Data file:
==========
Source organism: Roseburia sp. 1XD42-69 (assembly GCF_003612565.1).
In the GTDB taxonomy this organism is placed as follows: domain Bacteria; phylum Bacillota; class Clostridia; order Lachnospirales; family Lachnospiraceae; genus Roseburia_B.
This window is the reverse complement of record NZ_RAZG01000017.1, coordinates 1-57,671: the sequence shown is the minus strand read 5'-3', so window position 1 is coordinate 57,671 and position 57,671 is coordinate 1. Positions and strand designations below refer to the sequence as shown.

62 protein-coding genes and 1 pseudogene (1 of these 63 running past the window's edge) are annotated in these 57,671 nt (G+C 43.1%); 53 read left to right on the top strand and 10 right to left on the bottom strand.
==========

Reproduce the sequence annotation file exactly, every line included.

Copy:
Source organism: Roseburia sp. 1XD42-69 (assembly GCF_003612565.1).
In the GTDB taxonomy this organism is placed as follows: domain Bacteria; phylum Bacillota; class Clostridia; order Lachnospirales; family Lachnospiraceae; genus Roseburia_B.
This window is the reverse complement of record NZ_RAZG01000017.1, coordinates 1-57,671: the sequence shown is the minus strand read 5'-3', so window position 1 is coordinate 57,671 and position 57,671 is coordinate 1. Positions and strand designations below refer to the sequence as shown.

62 protein-coding genes and 1 pseudogene (1 of these 63 running past the window's edge) are annotated in these 57,671 nt (G+C 43.1%); 53 read left to right on the top strand and 10 right to left on the bottom strand.